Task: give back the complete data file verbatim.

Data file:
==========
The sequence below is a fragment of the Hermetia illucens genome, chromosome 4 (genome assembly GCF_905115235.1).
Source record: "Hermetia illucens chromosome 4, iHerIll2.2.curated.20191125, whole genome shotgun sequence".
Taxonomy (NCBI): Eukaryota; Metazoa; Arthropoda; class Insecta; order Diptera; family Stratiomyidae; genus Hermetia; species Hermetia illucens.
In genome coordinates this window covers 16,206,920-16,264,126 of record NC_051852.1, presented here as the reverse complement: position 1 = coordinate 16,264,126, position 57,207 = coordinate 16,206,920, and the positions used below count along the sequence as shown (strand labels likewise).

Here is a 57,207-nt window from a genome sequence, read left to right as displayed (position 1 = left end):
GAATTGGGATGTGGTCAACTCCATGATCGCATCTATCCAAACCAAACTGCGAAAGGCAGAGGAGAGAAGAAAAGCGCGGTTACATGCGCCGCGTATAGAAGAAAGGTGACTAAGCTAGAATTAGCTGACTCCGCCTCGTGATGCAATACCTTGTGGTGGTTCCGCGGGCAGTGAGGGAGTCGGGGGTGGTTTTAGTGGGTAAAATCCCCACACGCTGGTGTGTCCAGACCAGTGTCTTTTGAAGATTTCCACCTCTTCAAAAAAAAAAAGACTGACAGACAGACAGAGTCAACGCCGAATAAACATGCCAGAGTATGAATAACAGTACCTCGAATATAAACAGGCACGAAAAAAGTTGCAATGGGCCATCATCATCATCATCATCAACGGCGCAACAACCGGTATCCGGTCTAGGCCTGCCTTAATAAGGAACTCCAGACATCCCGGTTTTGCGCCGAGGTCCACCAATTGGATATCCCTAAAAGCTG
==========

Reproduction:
The sequence below is a fragment of the Hermetia illucens genome, chromosome 4 (genome assembly GCF_905115235.1).
Source record: "Hermetia illucens chromosome 4, iHerIll2.2.curated.20191125, whole genome shotgun sequence".
Taxonomy (NCBI): Eukaryota; Metazoa; Arthropoda; class Insecta; order Diptera; family Stratiomyidae; genus Hermetia; species Hermetia illucens.
In genome coordinates this window covers 16,206,920-16,264,126 of record NC_051852.1, presented here as the reverse complement: position 1 = coordinate 16,264,126, position 57,207 = coordinate 16,206,920, and the positions used below count along the sequence as shown (strand labels likewise).

Here is a 57,207-nt window from a genome sequence, read left to right as displayed (position 1 = left end):
GAATTGGGATGTGGTCAACTCCATGATCGCATCTATCCAAACCAAACTGCGAAAGGCAGAGGAGAGAAGAAAAGCGCGGTTACATGCGCCGCGTATAGAAGAAAGGTGACTAAGCTAGAATTAGCTGACTCCGCCTCGTGATGCAATACCTTGTGGTGGTTCCGCGGGCAGTGAGGGAGTCGGGGGTGGTTTTAGTGGGTAAAATCCCCACACGCTGGTGTGTCCAGACCAGTGTCTTTTGAAGATTTCCACCTCTTCAAAAAAAAAAAGACTGACAGACAGACAGAGTCAACGCCGAATAAACATGCCAGAGTATGAATAACAGTACCTCGAATATAAACAGGCACGAAAAAAGTTGCAATGGGCCATCATCATCATCATCATCAACGGCGCAACAACCGGTATCCGGTCTAGGCCTGCCTTAATAAGGAACTCCAGACATCCCGGTTTTGCGCCGAGGTCCACCAATTGGATATCCCTAAAAGCTG